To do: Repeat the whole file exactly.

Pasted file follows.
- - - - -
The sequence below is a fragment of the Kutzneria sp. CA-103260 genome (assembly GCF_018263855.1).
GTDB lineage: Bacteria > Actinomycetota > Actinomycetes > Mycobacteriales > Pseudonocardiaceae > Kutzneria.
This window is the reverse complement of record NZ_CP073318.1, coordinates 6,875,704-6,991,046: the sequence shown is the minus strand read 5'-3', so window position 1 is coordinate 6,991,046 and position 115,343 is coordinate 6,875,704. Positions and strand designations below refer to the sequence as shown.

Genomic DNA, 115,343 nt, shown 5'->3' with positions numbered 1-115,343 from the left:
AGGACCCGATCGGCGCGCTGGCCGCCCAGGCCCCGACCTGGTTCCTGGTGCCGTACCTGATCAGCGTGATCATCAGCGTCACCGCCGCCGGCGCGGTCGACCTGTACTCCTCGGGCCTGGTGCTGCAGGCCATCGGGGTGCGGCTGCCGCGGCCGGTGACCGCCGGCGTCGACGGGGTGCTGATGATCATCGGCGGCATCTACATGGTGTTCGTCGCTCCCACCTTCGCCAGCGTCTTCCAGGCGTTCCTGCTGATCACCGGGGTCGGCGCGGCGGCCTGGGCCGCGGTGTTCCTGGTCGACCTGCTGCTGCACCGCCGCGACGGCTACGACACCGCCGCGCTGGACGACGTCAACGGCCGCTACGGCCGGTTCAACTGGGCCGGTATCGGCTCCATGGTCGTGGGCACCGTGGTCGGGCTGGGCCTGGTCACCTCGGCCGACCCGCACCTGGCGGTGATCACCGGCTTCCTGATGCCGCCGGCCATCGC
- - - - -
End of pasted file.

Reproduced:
The sequence below is a fragment of the Kutzneria sp. CA-103260 genome (assembly GCF_018263855.1).
GTDB lineage: Bacteria > Actinomycetota > Actinomycetes > Mycobacteriales > Pseudonocardiaceae > Kutzneria.
This window is the reverse complement of record NZ_CP073318.1, coordinates 6,875,704-6,991,046: the sequence shown is the minus strand read 5'-3', so window position 1 is coordinate 6,991,046 and position 115,343 is coordinate 6,875,704. Positions and strand designations below refer to the sequence as shown.

Genomic DNA, 115,343 nt, shown 5'->3' with positions numbered 1-115,343 from the left:
AGGACCCGATCGGCGCGCTGGCCGCCCAGGCCCCGACCTGGTTCCTGGTGCCGTACCTGATCAGCGTGATCATCAGCGTCACCGCCGCCGGCGCGGTCGACCTGTACTCCTCGGGCCTGGTGCTGCAGGCCATCGGGGTGCGGCTGCCGCGGCCGGTGACCGCCGGCGTCGACGGGGTGCTGATGATCATCGGCGGCATCTACATGGTGTTCGTCGCTCCCACCTTCGCCAGCGTCTTCCAGGCGTTCCTGCTGATCACCGGGGTCGGCGCGGCGGCCTGGGCCGCGGTGTTCCTGGTCGACCTGCTGCTGCACCGCCGCGACGGCTACGACACCGCCGCGCTGGACGACGTCAACGGCCGCTACGGCCGGTTCAACTGGGCCGGTATCGGCTCCATGGTCGTGGGCACCGTGGTCGGGCTGGGCCTGGTCACCTCGGCCGACCCGCACCTGGCGGTGATCACCGGCTTCCTGATGCCGCCGGCCATCGC